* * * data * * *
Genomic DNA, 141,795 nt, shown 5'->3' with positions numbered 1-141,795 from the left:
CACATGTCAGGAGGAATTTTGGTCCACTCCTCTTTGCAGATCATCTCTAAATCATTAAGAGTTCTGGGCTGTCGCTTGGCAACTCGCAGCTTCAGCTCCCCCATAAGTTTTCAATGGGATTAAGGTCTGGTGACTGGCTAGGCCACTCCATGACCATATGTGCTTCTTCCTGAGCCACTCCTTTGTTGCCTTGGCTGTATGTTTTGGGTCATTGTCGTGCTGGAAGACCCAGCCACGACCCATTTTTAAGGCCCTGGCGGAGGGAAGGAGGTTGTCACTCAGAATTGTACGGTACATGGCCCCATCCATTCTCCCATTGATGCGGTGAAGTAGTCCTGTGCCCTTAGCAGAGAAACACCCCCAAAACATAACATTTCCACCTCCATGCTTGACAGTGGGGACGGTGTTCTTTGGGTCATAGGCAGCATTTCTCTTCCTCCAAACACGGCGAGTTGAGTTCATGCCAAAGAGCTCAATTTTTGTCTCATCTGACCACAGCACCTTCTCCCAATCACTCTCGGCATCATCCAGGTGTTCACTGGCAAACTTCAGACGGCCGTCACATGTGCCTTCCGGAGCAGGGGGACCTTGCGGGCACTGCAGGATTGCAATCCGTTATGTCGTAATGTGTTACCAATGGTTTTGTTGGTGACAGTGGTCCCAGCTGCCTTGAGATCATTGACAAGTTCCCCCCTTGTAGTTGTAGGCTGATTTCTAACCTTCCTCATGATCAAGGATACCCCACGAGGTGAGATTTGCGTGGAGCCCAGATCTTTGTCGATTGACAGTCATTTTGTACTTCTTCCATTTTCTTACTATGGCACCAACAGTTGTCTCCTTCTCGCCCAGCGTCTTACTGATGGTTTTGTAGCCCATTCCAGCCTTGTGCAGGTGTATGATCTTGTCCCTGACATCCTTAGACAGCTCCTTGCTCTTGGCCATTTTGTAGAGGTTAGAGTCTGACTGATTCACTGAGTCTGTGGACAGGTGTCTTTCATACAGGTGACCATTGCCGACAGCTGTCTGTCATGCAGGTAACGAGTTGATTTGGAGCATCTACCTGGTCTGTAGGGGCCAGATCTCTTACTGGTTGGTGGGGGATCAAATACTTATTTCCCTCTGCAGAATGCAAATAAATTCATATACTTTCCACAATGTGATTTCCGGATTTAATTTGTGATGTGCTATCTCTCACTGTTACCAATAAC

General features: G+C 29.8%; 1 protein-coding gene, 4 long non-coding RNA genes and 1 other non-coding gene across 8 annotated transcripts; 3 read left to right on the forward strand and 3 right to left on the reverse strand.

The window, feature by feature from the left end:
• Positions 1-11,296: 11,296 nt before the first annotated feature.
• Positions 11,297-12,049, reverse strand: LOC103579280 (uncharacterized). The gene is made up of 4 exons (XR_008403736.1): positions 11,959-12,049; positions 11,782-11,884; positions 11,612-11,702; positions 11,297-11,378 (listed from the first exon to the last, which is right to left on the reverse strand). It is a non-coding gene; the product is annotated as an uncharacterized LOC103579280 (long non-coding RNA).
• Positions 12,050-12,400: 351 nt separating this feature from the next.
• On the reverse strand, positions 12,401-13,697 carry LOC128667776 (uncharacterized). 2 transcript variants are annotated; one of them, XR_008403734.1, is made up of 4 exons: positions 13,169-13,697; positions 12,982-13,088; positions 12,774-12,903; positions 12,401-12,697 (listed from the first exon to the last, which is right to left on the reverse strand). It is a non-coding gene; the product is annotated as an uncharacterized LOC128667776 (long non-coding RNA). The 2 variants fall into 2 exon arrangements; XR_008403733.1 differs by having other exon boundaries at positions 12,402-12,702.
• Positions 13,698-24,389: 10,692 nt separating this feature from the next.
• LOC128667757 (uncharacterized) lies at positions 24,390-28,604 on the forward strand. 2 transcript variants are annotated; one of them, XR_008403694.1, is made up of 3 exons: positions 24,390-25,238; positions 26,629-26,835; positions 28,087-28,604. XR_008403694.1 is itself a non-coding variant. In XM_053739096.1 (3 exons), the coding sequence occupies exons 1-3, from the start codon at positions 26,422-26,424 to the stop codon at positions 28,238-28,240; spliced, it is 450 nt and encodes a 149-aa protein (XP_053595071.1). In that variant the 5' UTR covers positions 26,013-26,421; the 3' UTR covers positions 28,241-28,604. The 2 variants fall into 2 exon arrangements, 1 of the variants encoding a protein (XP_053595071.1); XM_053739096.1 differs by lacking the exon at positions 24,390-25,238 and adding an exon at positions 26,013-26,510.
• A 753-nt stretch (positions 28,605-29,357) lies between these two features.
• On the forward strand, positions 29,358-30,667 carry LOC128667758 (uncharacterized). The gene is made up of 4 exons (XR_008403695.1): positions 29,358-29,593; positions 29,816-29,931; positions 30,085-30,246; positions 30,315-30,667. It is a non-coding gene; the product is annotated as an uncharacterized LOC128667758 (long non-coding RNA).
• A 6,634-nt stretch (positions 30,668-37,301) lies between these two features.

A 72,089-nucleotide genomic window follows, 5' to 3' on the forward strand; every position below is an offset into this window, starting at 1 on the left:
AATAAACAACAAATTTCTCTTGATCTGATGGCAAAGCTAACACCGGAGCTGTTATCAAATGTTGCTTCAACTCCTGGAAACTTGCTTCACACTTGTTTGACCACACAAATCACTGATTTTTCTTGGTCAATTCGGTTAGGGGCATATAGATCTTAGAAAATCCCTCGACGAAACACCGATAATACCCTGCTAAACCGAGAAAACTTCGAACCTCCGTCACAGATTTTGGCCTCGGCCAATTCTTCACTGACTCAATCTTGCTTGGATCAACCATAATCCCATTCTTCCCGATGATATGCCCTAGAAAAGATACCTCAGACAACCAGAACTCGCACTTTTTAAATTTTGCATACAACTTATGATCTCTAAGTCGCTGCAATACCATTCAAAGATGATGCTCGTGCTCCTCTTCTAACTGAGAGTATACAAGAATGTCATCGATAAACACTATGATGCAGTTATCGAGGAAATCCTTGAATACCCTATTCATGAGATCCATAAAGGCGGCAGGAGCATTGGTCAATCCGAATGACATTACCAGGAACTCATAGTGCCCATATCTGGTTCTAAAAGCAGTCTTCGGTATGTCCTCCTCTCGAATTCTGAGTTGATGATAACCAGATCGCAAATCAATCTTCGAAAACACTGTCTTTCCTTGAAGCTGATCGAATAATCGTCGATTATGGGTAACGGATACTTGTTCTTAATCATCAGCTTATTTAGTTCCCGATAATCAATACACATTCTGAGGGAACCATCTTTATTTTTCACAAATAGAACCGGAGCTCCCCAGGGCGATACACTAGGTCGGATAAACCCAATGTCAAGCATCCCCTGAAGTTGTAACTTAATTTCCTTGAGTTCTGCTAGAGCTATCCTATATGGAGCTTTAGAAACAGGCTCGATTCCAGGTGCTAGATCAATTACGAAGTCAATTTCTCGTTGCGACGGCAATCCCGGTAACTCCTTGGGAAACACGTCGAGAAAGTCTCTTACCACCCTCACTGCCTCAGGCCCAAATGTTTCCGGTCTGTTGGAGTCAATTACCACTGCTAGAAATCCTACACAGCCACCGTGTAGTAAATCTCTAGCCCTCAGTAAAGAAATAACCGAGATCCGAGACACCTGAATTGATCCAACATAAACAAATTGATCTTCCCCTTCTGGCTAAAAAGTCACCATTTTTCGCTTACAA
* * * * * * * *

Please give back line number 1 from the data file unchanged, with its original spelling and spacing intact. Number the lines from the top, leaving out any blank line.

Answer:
Genomic DNA, 141,795 nt, shown 5'->3' with positions numbered 1-141,795 from the left: